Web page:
Meet a FAIR Institute Member: Tony Martin-Vegue

tony-martin-vegue.jpgTony Martin-Vegue leads the San Francisco Bay Area chapter of the FAIR Institute, 30 members strong. Tony spoke at the first FAIR Conference in 2016, presenting a case study on measuring DDoS risk using FAIR. In his day job, he’s Manager, Information Security Risk at Lending Club, the online credit marketplace that matches investors with borrowers, bypassing traditional bank lending and passing on the savings to borrowers in lower rates. Lending Club has funded some $25 billion in loans.     

1. Tell us about your job at Lending Club.

I head the department that performs information security risk assessments.  We identify assets that need protection, perform threat modeling, assess vulnerabilities, determine impact and perform risk assessments. Usually our most important asset is customer information -- we are bound by the Gramm-Leach-Bliley Act that sets federal regulations around how we protect customer data. One of primary missions at Lending Club is to increase customer trust and protect customer data. 

2. How are you using the FAIR model currently? 

I’m using FAIR to perform risk assessments both large and small. An example of a small risk assessment would be: if we have a server can’t be patched for the heartbleed bug, then we assess the risk in that situation. I can do a FAIR based risks assessment on one particular problem and also large assessments on the total risk cyber criminals pose to the company, as one example.

FAIR teaches you mentally how to decompose the problem. If you’re looking at the risk of cyber criminals to the company, the typical reaction is ‘Wow, I don’t where to start’ But FAIR teaches you to decompose so you start small and start building out all the components that make up the risk.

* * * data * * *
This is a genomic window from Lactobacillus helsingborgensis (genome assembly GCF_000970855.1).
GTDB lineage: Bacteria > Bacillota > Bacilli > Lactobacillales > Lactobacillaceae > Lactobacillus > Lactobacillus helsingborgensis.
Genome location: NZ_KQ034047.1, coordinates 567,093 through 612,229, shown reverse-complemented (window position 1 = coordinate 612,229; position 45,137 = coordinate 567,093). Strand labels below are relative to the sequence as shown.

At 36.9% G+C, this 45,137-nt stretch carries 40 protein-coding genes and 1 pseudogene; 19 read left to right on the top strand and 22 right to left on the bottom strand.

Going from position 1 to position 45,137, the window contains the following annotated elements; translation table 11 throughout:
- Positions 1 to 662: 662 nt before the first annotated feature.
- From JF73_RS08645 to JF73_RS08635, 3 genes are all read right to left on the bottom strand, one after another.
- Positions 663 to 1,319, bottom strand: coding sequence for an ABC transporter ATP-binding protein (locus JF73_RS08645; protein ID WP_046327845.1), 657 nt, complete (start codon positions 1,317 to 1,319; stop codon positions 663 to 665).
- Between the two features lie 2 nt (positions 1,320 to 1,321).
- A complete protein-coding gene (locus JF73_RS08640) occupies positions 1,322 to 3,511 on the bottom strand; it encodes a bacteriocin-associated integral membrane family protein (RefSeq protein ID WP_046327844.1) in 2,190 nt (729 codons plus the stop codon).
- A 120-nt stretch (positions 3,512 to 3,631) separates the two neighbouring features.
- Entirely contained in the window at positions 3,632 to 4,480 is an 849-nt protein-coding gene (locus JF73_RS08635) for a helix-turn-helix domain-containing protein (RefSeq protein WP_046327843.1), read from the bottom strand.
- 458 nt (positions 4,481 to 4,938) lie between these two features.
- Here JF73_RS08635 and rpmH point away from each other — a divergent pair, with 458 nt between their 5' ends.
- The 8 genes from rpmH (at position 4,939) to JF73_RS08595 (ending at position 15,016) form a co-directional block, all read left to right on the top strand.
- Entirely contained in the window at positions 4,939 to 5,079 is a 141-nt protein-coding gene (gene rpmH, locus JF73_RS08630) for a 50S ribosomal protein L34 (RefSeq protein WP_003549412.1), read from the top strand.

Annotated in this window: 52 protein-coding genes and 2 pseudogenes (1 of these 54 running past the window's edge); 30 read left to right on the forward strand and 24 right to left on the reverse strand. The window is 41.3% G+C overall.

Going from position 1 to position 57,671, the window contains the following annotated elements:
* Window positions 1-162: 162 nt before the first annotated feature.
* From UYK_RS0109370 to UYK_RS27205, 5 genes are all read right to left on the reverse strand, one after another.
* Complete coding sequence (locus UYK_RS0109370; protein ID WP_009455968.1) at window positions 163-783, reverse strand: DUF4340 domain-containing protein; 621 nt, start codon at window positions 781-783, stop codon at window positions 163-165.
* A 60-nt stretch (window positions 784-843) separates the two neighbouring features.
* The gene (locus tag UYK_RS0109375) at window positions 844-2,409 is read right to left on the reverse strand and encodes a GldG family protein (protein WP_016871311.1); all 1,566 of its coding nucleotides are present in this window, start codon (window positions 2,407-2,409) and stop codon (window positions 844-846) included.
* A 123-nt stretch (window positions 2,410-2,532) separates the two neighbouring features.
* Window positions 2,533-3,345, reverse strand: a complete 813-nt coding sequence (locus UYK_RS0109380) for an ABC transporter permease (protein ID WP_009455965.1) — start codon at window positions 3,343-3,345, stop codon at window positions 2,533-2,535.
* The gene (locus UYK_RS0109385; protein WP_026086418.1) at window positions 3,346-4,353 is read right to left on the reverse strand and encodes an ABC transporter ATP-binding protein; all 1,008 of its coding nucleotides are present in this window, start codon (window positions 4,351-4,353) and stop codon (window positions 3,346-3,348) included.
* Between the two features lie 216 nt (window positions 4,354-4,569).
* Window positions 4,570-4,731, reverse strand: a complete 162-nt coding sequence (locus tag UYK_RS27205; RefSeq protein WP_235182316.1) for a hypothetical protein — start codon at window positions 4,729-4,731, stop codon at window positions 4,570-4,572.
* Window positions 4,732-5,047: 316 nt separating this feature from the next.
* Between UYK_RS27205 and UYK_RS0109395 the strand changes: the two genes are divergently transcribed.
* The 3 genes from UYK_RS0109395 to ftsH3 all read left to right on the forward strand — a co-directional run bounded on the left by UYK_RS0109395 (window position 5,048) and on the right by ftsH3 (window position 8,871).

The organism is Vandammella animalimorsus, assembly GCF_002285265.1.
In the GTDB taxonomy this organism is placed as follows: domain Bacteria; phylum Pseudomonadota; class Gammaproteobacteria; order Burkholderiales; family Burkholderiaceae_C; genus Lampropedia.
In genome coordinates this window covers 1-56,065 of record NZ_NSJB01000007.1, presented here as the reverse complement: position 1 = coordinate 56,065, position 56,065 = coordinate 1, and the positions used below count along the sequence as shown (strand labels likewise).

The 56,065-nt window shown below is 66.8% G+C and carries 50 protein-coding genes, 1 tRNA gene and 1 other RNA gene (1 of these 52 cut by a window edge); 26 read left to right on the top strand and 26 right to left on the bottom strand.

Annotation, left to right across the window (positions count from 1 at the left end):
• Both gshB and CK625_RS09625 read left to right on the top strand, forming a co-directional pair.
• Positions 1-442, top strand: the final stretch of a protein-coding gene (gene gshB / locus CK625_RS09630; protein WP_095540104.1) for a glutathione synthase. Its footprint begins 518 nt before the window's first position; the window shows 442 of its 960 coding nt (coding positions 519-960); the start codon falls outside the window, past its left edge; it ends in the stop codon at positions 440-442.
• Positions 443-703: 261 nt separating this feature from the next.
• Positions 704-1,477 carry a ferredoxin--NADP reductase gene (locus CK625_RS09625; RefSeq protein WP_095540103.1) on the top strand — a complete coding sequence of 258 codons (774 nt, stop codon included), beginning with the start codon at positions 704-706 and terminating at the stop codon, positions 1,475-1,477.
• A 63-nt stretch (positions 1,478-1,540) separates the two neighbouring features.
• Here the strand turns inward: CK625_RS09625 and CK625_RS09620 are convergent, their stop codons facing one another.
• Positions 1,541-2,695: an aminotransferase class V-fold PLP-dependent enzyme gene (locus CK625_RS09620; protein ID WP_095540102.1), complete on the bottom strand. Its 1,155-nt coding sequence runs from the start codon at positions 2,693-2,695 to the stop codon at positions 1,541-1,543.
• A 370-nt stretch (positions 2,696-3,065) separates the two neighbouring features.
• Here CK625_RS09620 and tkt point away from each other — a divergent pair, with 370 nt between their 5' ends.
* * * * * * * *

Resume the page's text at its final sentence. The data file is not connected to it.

3. How did you get interested in FAIR?

I first became interested and introduced to FAIR back in 2012. I used to work at a bank and it was really born out of a frustration with qualitative methods--and back in 2012 that’s all I knew. I knew the simple annualized loss expectancy calculation from the CISSP but I’d never seen that in action.

The problem I was trying to solve is the inability to aggregate risk or view risk as a portfolio. Management wanted to see total risk. Qualitative methods don’t support a total risk view, and those that try it, end up with some serious math errors.

I started looking at quantitative methods. I started Googling everything: Octave, COSO, NIST. I finally landed on FAIR.

I came across an early white paper from Jack Jones and got totally hooked. It solved my aggregation of risk problem and solved another problem: We couldn’t verify analyst assumptions on risk. I would come up with a ‘high’ risk on something and the guy sitting next to me would come up with ‘medium’ or ‘low’.

FAIR is more than a taxonomy - it’s a way of thinking about risks that provides similar results among different analysts. The consistency of results gives managers a tool to verify assumptions and trust the outcome.

4. What do you see as the key issues for the profession?

As an industry, we are too interested in the next shiny thing, the newest hyped security product you see at the RSA Conference halls.  In pursuit of the shiny thing we are letting security vendors steer our industry and our companies. We’re not using evidence based, data driven research to drive decisions.

A quick example: I was researching insider threats. I started looking for research and white papers around the number of security breaches caused by insiders. I found seven different research papers with seven ranges, from 74% to 14%. And all of the research was sponsored by security vendors.  One quick data-driven FAIR analysis could settle this entire argument but we‘re not doing that. We are letting vendors decide for us.

5. What advice would you give to young people starting out as FAIR analysts?

My advice is counterintuitive because financial institutions are usually behind the curve in technology but actually are ahead of the curve in risk management techniques and adoption.

I would focus on financial services firms and try to learn as much as I can about that industry: banking, lending, insurance, how all of that works and how current risk assessment techniques are used. You’ll find that FAIR is extremely compatible with what financial companies are already doing.

My second piece of advice is: Don’t get locked into information security risk as far as what you are learning. A lot of problems have been solved already in the operational risk and financial risk sectors.

6. What do you do for fun?

I love risk and I spend much of my free time researching and learning new techniques. I also like open water swimming – I live in the San Francisco Bay Area and I’ve swam from Alcatraz to San Francisco nine times now. I’ve also performed several FAIR analyses on that activity! It’s an interesting exercise, and surprisingly, the Loss Event Frequency is fairly low. There aren’t as many sharks in the Bay as there used to be.

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